Crop canopy temperature as indicator of water stress: Application to grapevines

Research output: ThesisDoctoral Thesis

154 Downloads (Pure)

Abstract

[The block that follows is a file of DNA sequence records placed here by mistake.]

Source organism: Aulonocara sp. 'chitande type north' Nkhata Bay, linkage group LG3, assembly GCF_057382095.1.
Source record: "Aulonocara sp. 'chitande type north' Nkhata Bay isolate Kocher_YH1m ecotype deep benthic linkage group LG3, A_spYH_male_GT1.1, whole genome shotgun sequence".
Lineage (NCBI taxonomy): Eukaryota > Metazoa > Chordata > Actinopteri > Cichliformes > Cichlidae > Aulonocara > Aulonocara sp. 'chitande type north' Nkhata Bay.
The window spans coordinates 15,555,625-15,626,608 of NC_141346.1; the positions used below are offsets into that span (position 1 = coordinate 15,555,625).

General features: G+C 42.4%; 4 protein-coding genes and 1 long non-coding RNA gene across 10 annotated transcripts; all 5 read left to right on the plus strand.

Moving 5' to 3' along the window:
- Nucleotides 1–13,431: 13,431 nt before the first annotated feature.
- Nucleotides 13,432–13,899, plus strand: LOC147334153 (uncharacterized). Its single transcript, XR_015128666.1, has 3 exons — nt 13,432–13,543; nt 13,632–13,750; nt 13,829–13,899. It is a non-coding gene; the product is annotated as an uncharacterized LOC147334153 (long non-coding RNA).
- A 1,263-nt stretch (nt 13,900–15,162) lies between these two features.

Two methods were investigated. Firstly the energy balance of wet canopies was solved for absorbed shortwave radiation and corresponding dry canopies were modelled. Secondly, wet canopies temperatures were used as wet references and dry canopies modelled using a simplified method (Moller et al., 2007). In all cases, CWSI, Ig and stomatal resistance were computed and physiological thresholds were applied. Thermal measures were carried out four times daily for nine successive days. All indices were evaluated against measures of leaf, xylem and pre-dawn water potentials.The most mechanistic method was inappropriate for irrigation scheduling purposes due to the difficulty in appropriately measuring wind speed. The CWSI was found to yield similar information to Ig but with a significantly reduced coefficient of variation. The differential of CWSI (ΔCWSI) between the exposed and shaded sides of the canopies was found to correlate best with midday stem water potential when thermal measures were carried out at 9 am (R2 = 0.76, p<0.05). A concurrent analysis of the thermal indices, midday stem water potential measurements and reference evapotranspiration yielded more information than any of the individual measures. In particular, the release from water stress observed on days 6 and 7 was explained in terms of optimisation of stomatal resistance whilst maintaining stem water potential within the isohydric threshold of Cabernet Sauvignon.Sources of errors inherent to the methods are analysed and recommendations for irrigation scheduling and further research are made.